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Levi, Doro

LEVI, DORO

LEVI, DORO (1898–1991), Italian archaeologist. Levi, born in Trieste, had a distinguished career as organizer of archaeological expeditions, curator, and administrator. He was a lecturer at Florence University, and in 1935 went to Sardinia to become professor at the Cagliari University and the island's director of art and antiquities.

From 1939 to 1945 Levi was in the United States as a guest lecturer at Princeton and Harvard universities. On the staff of Princeton University he took part in the excavations of Seleucia Pieria and Daphne, neighborhoods of ancient Antioch. There Levi excavated and published some of the most beautiful Roman mosaics that dated from the first decades of the second century till the earthquake of 526 c.e. This resulted in his monumental work Antioch Mosaic Pavements (2 vols., 1947).

Levi returned to Italy in 1945 to become adviser on cultural relations to the Ministry of Education. In 1947 he was appointed director of the Italian School of Archaeology in Athens and led archaeological expeditions in the Levant. He organized excavations at Caesarea in Israel in the late 1950s.

Levi's main work, however, was dedicated to the Minoan civilization. He thus directed Italian excavations in Crete at Arkades-Aphrati, Gortyna, and Phaistos. At Phaistos he discovered a Minoan palace. He also specialized in Minoan pottery. In addition Levi led excavations at Iasos, a town in Caria on the Anatolian coast (1960–61). He summarized his activities as part of the Italian school in Athens in The Italian Excavations in Crete and the Earliest European Civilization (1963) and The Recent Excavations at Phaistos (= Studies in Mediterranean Archaeology, vol. 11, 1964).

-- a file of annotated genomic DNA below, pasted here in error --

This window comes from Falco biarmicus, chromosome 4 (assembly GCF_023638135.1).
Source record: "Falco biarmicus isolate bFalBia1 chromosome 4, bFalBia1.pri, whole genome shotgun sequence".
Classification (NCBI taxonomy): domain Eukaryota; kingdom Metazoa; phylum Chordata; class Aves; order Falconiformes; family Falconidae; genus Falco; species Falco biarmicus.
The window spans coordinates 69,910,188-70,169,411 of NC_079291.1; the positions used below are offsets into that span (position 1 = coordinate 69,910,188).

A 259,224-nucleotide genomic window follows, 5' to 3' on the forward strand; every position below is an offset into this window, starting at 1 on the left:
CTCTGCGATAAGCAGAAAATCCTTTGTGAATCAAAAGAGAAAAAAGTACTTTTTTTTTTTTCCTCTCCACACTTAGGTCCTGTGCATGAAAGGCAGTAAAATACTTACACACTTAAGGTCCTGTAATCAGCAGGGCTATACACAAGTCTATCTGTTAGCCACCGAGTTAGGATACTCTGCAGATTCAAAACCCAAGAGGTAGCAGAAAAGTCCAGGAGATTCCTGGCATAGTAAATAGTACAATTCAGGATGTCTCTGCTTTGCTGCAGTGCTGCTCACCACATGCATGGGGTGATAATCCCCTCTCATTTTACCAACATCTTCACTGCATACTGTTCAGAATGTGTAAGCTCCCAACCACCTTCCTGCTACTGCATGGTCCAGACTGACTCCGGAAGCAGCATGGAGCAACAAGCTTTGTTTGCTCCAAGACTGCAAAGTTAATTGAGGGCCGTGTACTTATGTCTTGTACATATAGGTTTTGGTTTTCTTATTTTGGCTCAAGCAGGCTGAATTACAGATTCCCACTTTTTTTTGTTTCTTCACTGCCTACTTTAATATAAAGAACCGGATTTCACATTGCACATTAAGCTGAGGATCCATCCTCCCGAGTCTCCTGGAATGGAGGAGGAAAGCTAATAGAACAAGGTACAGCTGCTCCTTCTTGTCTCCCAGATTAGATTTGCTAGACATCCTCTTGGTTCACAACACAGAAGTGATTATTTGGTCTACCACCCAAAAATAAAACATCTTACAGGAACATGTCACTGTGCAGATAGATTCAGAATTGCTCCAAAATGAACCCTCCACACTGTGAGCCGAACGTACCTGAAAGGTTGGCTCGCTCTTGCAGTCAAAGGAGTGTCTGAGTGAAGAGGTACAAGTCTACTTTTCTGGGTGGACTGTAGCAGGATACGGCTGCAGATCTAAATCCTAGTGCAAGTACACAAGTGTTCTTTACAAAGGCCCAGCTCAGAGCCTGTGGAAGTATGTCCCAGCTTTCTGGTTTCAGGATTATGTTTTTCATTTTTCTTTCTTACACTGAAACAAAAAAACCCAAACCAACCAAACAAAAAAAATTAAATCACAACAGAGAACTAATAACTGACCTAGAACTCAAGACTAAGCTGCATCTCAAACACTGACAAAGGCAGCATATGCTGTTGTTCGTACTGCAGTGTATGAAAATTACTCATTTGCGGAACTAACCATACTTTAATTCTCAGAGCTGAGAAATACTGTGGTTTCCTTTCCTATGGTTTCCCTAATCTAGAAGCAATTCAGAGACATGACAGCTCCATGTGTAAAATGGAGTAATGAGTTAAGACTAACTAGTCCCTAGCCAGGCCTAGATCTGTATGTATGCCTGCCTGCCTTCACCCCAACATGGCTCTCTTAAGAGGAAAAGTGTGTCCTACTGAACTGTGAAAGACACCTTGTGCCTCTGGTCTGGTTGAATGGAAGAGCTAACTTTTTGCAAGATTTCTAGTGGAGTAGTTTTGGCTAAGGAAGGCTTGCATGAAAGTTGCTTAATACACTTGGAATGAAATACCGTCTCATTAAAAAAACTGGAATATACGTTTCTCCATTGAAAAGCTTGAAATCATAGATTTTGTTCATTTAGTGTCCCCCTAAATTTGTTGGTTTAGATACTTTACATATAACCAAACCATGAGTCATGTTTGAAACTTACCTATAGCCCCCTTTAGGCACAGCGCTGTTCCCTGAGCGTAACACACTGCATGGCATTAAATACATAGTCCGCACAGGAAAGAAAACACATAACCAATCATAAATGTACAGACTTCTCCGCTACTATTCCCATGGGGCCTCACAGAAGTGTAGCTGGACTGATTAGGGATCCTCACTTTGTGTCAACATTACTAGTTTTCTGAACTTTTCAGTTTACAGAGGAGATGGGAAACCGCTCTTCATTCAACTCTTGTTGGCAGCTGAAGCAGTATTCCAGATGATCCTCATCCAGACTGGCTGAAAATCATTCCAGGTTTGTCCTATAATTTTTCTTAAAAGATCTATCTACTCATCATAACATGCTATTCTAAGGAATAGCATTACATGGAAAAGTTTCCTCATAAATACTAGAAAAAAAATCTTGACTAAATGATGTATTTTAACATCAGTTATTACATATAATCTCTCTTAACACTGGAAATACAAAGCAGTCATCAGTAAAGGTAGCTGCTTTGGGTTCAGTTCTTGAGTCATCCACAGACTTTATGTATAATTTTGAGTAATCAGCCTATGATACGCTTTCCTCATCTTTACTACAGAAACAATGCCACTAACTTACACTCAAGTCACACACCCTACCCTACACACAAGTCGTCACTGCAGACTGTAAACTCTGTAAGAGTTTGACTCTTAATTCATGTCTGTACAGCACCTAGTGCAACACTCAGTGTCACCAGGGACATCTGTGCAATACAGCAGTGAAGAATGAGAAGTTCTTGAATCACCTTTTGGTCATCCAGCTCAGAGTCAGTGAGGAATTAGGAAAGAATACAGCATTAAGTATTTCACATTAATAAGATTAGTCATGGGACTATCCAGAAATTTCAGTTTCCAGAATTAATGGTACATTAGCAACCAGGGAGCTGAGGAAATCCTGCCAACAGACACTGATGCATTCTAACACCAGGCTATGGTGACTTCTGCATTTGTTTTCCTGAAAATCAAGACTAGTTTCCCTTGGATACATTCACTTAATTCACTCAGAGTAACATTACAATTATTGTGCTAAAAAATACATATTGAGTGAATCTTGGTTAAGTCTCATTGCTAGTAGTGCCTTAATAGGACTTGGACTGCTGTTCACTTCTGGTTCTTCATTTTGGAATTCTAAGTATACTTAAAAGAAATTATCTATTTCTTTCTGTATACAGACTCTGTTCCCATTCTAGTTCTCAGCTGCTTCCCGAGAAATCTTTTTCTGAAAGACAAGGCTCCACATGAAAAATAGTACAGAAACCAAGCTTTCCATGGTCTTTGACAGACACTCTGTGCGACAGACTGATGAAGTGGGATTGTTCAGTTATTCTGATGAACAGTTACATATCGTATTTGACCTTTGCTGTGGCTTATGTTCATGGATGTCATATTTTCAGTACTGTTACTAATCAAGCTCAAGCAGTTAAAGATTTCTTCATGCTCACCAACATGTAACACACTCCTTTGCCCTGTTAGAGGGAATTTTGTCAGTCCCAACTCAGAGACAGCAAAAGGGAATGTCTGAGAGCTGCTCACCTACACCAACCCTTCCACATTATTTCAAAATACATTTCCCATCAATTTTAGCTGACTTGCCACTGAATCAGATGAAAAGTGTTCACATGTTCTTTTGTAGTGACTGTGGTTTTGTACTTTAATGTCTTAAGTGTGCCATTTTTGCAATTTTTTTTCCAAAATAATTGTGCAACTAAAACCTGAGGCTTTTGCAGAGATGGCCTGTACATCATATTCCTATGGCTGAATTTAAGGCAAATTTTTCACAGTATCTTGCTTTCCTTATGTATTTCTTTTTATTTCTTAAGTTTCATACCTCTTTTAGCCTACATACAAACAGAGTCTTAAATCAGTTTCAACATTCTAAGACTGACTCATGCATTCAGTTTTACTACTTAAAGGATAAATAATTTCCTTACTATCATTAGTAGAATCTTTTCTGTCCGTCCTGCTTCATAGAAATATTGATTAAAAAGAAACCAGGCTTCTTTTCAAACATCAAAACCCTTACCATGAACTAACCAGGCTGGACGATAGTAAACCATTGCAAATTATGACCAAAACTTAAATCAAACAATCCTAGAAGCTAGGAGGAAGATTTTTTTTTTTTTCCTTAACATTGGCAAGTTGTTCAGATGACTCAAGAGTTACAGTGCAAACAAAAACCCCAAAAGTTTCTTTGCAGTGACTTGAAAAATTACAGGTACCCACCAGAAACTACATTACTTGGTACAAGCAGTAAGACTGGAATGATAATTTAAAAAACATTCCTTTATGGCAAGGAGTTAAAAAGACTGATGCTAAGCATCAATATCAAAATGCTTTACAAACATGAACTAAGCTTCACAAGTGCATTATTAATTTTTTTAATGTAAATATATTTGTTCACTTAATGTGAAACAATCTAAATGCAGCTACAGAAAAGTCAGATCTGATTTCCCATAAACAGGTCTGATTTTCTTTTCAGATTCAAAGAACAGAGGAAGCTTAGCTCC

Levi's scientific interests embraced the whole of the Graeco-Roman world from the early Minoan civilization to Roman and Late antique Antiochia, with a strong leaning toward mythology and the history of religion. These interests came to fruition in his study "The Allegories of the Months in Classical Art" in Art Bulletin (23 (1941), 251–91).

[Penuel P. Kahane /

Samuele Rocca (2nd ed.)]

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